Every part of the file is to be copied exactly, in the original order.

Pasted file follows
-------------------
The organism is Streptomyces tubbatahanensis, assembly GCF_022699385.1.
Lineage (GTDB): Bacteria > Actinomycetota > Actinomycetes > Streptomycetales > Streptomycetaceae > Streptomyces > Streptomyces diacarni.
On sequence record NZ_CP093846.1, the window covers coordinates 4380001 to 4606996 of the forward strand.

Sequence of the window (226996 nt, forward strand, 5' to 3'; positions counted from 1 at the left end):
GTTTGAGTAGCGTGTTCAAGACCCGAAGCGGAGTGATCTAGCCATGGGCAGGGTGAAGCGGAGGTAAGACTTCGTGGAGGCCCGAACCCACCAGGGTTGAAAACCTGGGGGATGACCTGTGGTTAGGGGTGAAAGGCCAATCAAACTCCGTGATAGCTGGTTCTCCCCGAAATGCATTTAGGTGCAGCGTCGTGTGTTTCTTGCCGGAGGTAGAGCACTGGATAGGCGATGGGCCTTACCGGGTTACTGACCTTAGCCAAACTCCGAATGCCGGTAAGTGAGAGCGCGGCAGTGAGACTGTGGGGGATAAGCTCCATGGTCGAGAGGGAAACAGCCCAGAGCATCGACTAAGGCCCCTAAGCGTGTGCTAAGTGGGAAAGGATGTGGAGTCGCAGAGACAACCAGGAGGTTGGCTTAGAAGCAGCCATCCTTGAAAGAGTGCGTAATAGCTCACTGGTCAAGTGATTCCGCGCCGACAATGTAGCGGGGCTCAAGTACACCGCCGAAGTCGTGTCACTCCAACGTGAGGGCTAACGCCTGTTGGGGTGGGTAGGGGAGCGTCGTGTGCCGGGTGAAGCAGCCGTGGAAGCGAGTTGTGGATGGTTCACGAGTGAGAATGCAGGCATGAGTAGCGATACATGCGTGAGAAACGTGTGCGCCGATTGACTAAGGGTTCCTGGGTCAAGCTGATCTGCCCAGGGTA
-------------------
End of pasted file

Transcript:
The organism is Streptomyces tubbatahanensis, assembly GCF_022699385.1.
Lineage (GTDB): Bacteria > Actinomycetota > Actinomycetes > Streptomycetales > Streptomycetaceae > Streptomyces > Streptomyces diacarni.
On sequence record NZ_CP093846.1, the window covers coordinates 4380001 to 4606996 of the forward strand.

Sequence of the window (226996 nt, forward strand, 5' to 3'; positions counted from 1 at the left end):
GTTTGAGTAGCGTGTTCAAGACCCGAAGCGGAGTGATCTAGCCATGGGCAGGGTGAAGCGGAGGTAAGACTTCGTGGAGGCCCGAACCCACCAGGGTTGAAAACCTGGGGGATGACCTGTGGTTAGGGGTGAAAGGCCAATCAAACTCCGTGATAGCTGGTTCTCCCCGAAATGCATTTAGGTGCAGCGTCGTGTGTTTCTTGCCGGAGGTAGAGCACTGGATAGGCGATGGGCCTTACCGGGTTACTGACCTTAGCCAAACTCCGAATGCCGGTAAGTGAGAGCGCGGCAGTGAGACTGTGGGGGATAAGCTCCATGGTCGAGAGGGAAACAGCCCAGAGCATCGACTAAGGCCCCTAAGCGTGTGCTAAGTGGGAAAGGATGTGGAGTCGCAGAGACAACCAGGAGGTTGGCTTAGAAGCAGCCATCCTTGAAAGAGTGCGTAATAGCTCACTGGTCAAGTGATTCCGCGCCGACAATGTAGCGGGGCTCAAGTACACCGCCGAAGTCGTGTCACTCCAACGTGAGGGCTAACGCCTGTTGGGGTGGGTAGGGGAGCGTCGTGTGCCGGGTGAAGCAGCCGTGGAAGCGAGTTGTGGATGGTTCACGAGTGAGAATGCAGGCATGAGTAGCGATACATGCGTGAGAAACGTGTGCGCCGATTGACTAAGGGTTCCTGGGTCAAGCTGATCTGCCCAGGGTA